A new study suggests that 50 percent of the Great Barrier Reef's coral has disappeared over the last 27 years.
According to scientists from the Australian Institute of Marine Sciences (AIMS) and the University of Wollongong, the majority of reef loss is due to predatory animals like starfish, and climate change.
“This loss of over half of initial cover is of great concern, signifying habitat loss for the tens of thousands of species associated with tropical coral reefs," the study released on Tuesday said.
AIMS chief John Gunn told Reuters, "In terms of geographic scale and the extent of the decline, it is unprecedented anywhere in the world."
To come to their conclusion, AIMS scientists studied data from more than 200 individual reefs off the Queensland coast covering the period 1985-2012, according to Reuters. The group found that the majority of damage to the reef was caused by cyclones, while nearly 40 percent of the damage came from crown-of-thorns starfish. Coral bleaching from spikes in sea temperatures caused 10 percent of the damage.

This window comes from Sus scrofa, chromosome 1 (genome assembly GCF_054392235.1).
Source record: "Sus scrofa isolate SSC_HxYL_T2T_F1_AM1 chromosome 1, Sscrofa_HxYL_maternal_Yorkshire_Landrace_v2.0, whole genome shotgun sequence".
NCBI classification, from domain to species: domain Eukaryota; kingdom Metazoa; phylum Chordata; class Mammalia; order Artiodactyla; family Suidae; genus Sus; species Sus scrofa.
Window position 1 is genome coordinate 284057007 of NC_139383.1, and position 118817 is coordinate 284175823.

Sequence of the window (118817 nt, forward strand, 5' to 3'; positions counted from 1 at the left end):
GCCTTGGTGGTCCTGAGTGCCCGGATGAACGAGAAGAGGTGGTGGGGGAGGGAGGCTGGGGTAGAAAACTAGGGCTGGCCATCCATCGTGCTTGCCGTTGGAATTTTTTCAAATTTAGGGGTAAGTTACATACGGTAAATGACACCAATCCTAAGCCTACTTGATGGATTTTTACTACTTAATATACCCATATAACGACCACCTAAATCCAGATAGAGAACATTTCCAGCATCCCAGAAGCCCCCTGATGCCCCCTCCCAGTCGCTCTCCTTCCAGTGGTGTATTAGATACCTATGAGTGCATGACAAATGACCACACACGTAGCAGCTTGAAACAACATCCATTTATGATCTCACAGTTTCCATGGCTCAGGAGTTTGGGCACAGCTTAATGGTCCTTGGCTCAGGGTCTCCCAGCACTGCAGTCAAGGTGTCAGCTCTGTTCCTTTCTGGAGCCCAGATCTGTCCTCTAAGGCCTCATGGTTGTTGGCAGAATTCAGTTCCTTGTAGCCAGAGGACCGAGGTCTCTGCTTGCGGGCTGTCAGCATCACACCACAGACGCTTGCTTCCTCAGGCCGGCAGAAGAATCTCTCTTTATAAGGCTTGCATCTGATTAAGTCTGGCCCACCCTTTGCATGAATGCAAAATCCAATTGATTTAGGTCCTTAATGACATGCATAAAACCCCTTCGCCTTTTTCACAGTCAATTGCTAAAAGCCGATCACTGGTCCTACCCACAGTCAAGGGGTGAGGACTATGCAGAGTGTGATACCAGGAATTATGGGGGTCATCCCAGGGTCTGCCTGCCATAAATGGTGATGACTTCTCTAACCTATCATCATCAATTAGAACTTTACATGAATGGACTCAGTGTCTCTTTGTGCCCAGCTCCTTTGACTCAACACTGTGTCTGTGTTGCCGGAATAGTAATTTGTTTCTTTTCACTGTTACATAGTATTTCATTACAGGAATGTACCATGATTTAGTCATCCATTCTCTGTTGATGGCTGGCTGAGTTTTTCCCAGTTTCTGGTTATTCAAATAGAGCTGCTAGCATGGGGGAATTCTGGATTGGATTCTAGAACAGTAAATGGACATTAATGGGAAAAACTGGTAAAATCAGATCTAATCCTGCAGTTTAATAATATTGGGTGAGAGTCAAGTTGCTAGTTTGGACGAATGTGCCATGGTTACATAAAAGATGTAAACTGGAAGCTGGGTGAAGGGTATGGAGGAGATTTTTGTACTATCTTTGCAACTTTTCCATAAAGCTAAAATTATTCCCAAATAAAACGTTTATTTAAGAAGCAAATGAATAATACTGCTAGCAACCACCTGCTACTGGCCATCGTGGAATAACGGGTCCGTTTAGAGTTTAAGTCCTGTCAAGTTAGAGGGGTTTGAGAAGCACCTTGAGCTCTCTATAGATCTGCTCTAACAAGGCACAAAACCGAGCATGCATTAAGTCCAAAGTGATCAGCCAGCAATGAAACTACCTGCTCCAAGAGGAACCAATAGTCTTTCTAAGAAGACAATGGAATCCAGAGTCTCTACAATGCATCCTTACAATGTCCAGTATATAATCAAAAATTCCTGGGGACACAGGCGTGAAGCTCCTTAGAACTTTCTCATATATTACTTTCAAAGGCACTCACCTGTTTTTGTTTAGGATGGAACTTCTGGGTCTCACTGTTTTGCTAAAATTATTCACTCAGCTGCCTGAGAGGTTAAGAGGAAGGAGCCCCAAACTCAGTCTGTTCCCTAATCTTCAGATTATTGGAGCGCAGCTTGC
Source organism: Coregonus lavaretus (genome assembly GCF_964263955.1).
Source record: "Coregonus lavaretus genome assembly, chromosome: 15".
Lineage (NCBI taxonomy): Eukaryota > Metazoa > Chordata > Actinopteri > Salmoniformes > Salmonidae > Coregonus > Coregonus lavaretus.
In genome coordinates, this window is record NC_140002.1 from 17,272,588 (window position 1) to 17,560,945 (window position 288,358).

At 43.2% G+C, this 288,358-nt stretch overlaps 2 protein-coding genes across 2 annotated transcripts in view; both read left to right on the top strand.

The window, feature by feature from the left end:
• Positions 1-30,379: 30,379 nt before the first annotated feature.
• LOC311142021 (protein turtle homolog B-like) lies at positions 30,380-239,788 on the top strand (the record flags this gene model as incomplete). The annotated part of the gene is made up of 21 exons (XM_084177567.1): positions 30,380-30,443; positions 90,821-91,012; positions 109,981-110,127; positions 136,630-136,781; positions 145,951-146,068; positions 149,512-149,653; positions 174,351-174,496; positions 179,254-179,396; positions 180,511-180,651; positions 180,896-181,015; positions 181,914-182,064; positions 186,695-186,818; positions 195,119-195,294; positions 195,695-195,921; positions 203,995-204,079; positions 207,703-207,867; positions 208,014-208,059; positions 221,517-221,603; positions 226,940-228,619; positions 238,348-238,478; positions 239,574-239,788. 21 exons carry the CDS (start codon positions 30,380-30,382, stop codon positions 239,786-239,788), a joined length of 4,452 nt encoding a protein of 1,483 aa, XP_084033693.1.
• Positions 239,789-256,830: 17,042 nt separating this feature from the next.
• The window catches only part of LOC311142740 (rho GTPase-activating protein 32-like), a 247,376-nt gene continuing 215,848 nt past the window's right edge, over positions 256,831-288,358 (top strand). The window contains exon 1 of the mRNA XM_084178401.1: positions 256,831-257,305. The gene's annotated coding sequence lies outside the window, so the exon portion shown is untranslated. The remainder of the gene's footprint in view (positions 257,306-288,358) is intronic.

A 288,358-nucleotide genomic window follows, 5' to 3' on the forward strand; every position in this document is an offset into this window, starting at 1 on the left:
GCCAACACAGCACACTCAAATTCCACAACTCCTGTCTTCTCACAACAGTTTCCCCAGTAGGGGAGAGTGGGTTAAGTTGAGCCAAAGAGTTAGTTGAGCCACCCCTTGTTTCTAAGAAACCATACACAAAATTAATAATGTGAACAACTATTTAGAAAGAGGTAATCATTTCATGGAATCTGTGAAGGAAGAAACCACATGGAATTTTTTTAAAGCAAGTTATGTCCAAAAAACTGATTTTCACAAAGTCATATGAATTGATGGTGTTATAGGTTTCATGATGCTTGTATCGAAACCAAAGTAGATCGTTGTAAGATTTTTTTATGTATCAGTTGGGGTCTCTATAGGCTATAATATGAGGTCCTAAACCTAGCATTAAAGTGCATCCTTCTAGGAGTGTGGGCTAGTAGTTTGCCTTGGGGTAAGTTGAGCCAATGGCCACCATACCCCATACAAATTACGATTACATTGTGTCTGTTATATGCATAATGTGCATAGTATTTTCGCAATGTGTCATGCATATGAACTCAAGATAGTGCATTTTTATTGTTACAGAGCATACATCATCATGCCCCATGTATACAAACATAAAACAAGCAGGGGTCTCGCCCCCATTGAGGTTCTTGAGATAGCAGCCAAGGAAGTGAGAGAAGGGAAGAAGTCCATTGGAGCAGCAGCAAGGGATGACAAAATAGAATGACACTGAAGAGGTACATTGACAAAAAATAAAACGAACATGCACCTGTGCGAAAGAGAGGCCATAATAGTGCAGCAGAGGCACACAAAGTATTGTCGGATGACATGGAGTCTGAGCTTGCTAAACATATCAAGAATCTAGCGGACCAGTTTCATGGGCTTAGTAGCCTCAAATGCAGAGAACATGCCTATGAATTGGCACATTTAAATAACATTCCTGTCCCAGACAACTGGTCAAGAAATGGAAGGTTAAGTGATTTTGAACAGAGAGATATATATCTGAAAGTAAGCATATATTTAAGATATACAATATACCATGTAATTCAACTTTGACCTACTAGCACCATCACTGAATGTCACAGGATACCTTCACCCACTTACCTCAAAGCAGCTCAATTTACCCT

While ordinarily reefs are able to recover within 10 to 20 years from storms, bleachings or starfish attacks, climate change is making it increasingly difficult for the delicate system to come back. Both rising ocean acidification and warmer sea temperatures have made it difficult for corals to corals to build their calcium carbonate structures.
AIMS scientist Katharina E. Fabricius told the Washington Post, “We are basically losing an ecosystem that is so iconic for Australia and the rest of the world."
The New York Daily News noted that the Great Barrier Reef, situated off the Australian coast, is one of the seven wonders of the natural world and the only living thing on Earth visible from space.
The reef stretches for 1800 miles parallel to Australia’s northeastern coast, it is a breeding area for humpback whales along with thousands of sea species that can only be found there. It is the biggest single structure made by living organisms.